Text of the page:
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Former The View star Sherri Shepherd and then-husband Lamar Sally in 2010 s_bukley /
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Court orders Sherri Shepherd to pay child support for surrogate son she abandoned

Steve Weatherbe
By Steve Weatherbe

November 27, 2015 (LifeSiteNews) -- Sherri Shepherd, a Hollywood celebrity who co-hosted the popular talk show The View for seven years, has lost a maternity suit launched by her ex-husband Lamar Sally, forcing her to pay him alimony and child support for their one-year surrogate son LJ. The decision follows an unseemly fight which pro-life blogger Cassy Fiano says has exposed how surrogacy results in “commodifying” the unborn.

Shepherd, a co-host of the View from 2007 to 2014, met Sally, a screenwriter, in 2010 and they married a year later. Because her eggs were not viable, they arranged a surrogate mother in Pennsylvania to bear them a baby conceived in vitro using Sally’s sperm and a donated egg.

But the marriage soured in mid-term about the time Shepherd lost her job with The View. According to one tabloid explanation, she was worried he would contribute little to parenting responsibilities.  Sally filed for separation in 2014, Shepherd filed for divorce a few days, then Sally sued for sole custody, then alimony and child support.

Earlier this year she told PEOPLE she had gone along with the surrogacy to prevent the breakup of the marriage and had not really wanted the child.

Shepherd, an avowed Christian who once denied evolution on The View and a successful comic actor on Broadway, TV, and in film since the mid-90s, didn’t want anything to do with LJ, as Lamar named the boy, who after all carried none of her genes. She refused to be at bedside for the birth, and refused to let her name be put on the birth certificate and to shoulder any responsibility for LJ’s support.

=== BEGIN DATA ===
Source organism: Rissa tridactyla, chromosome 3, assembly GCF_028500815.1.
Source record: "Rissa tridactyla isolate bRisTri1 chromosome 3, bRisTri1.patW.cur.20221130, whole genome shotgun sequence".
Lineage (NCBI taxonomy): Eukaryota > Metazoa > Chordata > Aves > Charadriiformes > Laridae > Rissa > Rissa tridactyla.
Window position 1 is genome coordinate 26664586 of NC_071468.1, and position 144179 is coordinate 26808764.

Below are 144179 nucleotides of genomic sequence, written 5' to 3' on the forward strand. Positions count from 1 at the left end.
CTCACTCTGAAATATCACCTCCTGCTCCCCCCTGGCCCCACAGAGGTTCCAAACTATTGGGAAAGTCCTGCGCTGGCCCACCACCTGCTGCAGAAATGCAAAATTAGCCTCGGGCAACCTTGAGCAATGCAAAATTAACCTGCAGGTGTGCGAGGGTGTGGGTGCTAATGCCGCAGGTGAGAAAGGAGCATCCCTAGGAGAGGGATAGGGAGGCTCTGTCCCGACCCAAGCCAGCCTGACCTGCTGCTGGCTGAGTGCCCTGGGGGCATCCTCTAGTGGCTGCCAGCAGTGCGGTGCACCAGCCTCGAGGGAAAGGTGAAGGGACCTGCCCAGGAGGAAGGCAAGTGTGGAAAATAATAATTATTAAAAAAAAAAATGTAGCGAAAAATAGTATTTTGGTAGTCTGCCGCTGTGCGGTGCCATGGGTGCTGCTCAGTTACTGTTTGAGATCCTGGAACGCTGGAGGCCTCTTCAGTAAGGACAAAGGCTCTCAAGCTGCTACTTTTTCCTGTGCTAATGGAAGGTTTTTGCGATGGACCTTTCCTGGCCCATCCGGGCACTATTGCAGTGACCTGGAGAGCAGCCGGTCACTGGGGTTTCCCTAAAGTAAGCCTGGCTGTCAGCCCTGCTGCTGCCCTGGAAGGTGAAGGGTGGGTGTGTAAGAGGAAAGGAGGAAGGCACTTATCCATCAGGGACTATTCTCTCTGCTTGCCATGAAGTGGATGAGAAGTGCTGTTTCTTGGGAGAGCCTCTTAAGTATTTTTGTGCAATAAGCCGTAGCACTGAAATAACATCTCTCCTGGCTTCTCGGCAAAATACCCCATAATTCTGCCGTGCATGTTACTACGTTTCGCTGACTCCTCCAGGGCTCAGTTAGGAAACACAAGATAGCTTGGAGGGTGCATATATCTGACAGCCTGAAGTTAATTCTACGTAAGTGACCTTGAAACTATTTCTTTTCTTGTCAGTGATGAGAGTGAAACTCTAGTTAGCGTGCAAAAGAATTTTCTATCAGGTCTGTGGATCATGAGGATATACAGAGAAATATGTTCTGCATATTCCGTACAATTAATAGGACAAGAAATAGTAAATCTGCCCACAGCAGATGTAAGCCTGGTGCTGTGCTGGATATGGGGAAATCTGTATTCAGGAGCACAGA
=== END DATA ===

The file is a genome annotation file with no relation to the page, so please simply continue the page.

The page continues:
But in April the Pennsylvania Court of Common Pleas, and now the state’s Superior Court, ruled that Shepherd’s name must go on the birth certificate and she must pay Sally alimony and child support.

“The ultimate outcome is that this baby has two parents and the parents are Lamar Sally and Sherri Shepherd,” Shepherd’s lawyer Tiffany Palmer said.

As for the father, Sally told PEOPLE, “I'm glad it's finally over. I'm glad the judges saw through all the lies that she put out there, and the negative media attention. If she won't be there for L.J. emotionally, I'll be parent enough for the both of us.”

But Shepherd said, “I am appealing the ruling that happened,” though in the meantime, Sally will “get his settlement every month. There’s nothing I can do.”

Commented Fiano in Live Action News, “What’s so sickening about this case is that this little boy, whose life was created in a test tube, was treated as nothing more than a commodity…Saying that you don’t want a baby but will engineer one to get something you want is horrific.” As for trying to get out from child support payments now that the marriage had failed, that was “despicable.”

Fiano went on to characterize the Shepherd-Sally affair as a “notable example” of commodification of children, and “by no means an anomaly.” She cited a British report than over the past five years 123 babies conceived in vitro were callously aborted when they turned out to have Down Syndrome.

“When we’re not ready for babies, we have an abortion,” she added. “But then when we decide we are ready we manufacture them in a laboratory and destroy any extras. Children exist when we want them to exist, to fill the holes in us that we want them to fill, instead of being independent lives with their own inherent value and dignity.”